I feel a change a comin’
Saturday, June 4, 2011
There’s a warm, comforting breeze blowing down the Internet highway and it feels … well, it feels pretty good.
Earlier this week, we changed the way you can comment on the stories we post on our website.
Gone are the days when you could log in under an anonymous name and rip apart everyone and everything you don’t like.
I’m sure there’s some study out there (hey, our government loves to pay for studies) that speaks to the nature of human beings when there is no societal restraint.
“The only thing that separates us from the monkeys on the African savanna,” the study likely says, “is the pressure society puts on individuals to act in an acceptable manner.
“To eliminate that societal pressure,” this study-that-I’m-sure-is-out-there continues,” effectively eliminates civilization.”
“We’d all turn into marauding animals and Cubs fans.”
And that’s sort of, kind of, what most newspapers — including us — created when we allowed those anonymous comments on our stories.
Take my column last Saturday, for example. I knew it would create “action” from commenters because of the subject matter: Despite the economic mess we’re in, your property taxes went up this year. Worse, if your property assessment held up better than others in the county, you’d be getting a little extra bump. Just for you!
For the most part, it was a solid, enlightening discussion. For the most part.
But then you always — always — get a few bad apples.
I asked one guy to get in line or I’d begin to eliminate his comments. He didn’t get in line. I began eliminating his comments.
But it was like a swarm of mosquitoes; I simply couldn’t keep up with him. He had his comments saved someplace, and just copied and pasted them back in.
We tried. We really, really tried. Honest! But in the end, we simply couldn’t keep up. We were on the African savanna. We were becoming … Cubs fans.
So that warm, comforting breeze I mentioned earlier was a different way of posting comments on our stories. We opted to require commenters to log into our site via Facebook. By doing so, it gives us a better opportunity to have people use their real names.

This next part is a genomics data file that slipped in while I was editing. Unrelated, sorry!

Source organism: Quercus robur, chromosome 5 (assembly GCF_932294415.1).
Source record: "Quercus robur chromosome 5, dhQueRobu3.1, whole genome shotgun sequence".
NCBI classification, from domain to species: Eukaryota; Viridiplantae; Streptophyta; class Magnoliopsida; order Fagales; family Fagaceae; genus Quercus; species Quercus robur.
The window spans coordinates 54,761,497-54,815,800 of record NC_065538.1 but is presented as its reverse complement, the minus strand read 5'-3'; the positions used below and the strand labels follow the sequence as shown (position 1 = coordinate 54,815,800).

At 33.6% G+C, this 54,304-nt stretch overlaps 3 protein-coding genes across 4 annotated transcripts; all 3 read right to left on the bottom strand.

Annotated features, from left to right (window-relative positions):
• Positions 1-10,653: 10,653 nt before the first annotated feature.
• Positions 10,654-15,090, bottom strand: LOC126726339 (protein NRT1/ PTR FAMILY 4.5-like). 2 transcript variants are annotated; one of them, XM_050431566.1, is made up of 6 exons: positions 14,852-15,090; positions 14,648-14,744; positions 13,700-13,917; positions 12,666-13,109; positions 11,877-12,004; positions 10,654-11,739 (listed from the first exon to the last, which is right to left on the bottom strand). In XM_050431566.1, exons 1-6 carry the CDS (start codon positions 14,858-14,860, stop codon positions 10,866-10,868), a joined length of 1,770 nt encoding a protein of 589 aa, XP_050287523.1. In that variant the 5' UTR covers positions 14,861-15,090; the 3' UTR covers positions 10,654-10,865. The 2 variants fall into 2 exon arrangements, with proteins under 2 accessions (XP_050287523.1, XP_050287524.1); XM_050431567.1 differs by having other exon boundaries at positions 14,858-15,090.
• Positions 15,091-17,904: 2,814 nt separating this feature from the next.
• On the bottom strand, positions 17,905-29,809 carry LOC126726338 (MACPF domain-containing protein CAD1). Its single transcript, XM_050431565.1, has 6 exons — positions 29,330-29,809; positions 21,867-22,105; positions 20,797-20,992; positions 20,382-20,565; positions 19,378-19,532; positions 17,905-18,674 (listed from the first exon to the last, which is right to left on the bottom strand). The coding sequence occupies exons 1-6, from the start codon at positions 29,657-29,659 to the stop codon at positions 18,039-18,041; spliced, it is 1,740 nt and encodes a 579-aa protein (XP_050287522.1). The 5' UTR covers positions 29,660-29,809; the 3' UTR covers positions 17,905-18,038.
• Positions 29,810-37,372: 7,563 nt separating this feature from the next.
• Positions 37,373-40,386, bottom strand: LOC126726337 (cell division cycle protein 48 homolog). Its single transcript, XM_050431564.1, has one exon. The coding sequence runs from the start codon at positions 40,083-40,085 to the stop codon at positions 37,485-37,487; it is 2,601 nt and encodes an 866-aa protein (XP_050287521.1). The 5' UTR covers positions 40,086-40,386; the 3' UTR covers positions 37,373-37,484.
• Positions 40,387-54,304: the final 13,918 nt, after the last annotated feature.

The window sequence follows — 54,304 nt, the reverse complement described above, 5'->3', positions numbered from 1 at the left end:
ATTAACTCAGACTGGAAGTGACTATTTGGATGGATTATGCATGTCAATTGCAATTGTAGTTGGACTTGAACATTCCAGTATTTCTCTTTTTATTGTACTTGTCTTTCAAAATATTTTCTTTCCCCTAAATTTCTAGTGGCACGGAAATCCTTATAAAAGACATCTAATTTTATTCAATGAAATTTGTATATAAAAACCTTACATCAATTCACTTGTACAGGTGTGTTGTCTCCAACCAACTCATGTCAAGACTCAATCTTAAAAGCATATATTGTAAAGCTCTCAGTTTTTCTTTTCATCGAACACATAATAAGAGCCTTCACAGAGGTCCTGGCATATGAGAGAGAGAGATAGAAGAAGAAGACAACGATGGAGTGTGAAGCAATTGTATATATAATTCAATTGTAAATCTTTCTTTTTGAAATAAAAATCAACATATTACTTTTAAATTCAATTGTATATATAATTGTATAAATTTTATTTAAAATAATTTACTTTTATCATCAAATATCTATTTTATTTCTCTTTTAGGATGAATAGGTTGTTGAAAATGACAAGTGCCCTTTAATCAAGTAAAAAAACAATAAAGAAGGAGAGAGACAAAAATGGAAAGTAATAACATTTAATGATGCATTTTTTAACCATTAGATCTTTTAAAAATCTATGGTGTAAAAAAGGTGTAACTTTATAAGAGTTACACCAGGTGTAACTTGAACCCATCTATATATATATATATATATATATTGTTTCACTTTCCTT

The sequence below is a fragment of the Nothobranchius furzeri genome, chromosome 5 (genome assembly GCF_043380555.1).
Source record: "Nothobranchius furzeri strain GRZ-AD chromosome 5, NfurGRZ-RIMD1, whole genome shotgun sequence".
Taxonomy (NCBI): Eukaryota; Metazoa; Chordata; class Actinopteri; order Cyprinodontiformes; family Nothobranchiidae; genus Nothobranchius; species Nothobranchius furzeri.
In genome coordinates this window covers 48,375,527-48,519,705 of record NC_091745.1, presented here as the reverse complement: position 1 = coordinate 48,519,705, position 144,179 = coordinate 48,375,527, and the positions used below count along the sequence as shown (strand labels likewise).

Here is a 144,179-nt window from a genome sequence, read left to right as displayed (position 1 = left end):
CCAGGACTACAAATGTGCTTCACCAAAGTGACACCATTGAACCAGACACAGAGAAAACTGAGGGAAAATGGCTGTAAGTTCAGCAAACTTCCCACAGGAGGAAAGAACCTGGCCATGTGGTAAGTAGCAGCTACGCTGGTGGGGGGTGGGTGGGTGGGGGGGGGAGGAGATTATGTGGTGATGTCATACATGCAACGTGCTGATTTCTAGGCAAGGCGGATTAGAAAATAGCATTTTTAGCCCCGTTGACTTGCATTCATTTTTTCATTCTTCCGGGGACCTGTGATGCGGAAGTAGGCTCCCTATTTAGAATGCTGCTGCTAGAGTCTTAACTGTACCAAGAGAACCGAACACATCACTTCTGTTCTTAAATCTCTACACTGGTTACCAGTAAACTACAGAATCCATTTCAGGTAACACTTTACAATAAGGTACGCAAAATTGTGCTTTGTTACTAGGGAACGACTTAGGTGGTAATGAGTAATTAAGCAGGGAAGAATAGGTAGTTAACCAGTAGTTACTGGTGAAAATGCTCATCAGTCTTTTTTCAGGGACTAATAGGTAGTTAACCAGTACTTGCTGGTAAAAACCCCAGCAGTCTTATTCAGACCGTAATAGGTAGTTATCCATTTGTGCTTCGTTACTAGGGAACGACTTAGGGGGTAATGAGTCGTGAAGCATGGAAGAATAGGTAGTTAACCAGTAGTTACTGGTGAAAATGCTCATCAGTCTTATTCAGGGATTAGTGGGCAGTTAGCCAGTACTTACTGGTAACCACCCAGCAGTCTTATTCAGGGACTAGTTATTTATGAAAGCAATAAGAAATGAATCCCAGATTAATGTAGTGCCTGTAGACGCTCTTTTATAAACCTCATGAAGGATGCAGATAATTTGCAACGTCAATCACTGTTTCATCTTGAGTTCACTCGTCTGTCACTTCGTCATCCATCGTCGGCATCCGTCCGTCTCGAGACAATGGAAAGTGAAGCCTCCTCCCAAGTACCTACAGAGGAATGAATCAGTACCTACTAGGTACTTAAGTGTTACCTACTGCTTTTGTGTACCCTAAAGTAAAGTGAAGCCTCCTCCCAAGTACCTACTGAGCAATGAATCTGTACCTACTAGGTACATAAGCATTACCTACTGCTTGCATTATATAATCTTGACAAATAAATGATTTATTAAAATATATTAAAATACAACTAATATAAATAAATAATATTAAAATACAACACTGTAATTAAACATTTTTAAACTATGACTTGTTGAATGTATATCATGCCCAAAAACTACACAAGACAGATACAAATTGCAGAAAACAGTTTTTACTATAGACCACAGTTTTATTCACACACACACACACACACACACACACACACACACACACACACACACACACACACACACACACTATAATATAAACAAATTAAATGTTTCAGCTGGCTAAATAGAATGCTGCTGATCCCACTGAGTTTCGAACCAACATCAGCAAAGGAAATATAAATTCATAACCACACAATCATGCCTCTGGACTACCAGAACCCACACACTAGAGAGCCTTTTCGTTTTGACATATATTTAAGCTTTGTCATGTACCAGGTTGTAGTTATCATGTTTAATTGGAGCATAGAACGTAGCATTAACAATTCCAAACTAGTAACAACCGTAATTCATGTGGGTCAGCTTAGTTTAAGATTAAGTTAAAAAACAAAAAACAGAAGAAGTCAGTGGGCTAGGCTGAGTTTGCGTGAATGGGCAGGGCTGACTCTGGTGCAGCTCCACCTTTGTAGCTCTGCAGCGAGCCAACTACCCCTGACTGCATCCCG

A Facebook sign-in isn’t perfect, mind you. Facebook’s rules don’t allow you to use a fake name. But some still do. That said, fakes are easier to identify on Facebook, so we know it will cut down on the bad boys.
Yes, we will be losing some good conversation from those who won’t sign in with Facebook. Why won’t they? These good folks basically fall into one of two camps:
• I hate Facebook; it’s too intrusive; I’ll never get a Facebook account.
• I will never use my real name when I comment on a public site because I fear (you fill in the blank.)
Everybody has their own views, and I respect the two above points. But we felt this was our best course of action.
So what will happen to the number of those who now will comment? It will go down, a pretty good chunk, actually, at the beginning. But truth be known, those commenting on our site were really a very small percentage of our Web traffic.
And we do expect that number to go back up eventually, in part, because those who would never have gotten involved under the old system will like the constructive conversation we now are trying to build.
So come on in! The water’s fine and the breeze is warm.
Lou Brancaccio is The Columbian’s editor. Reach him at 360-735-4505 or email@example.com.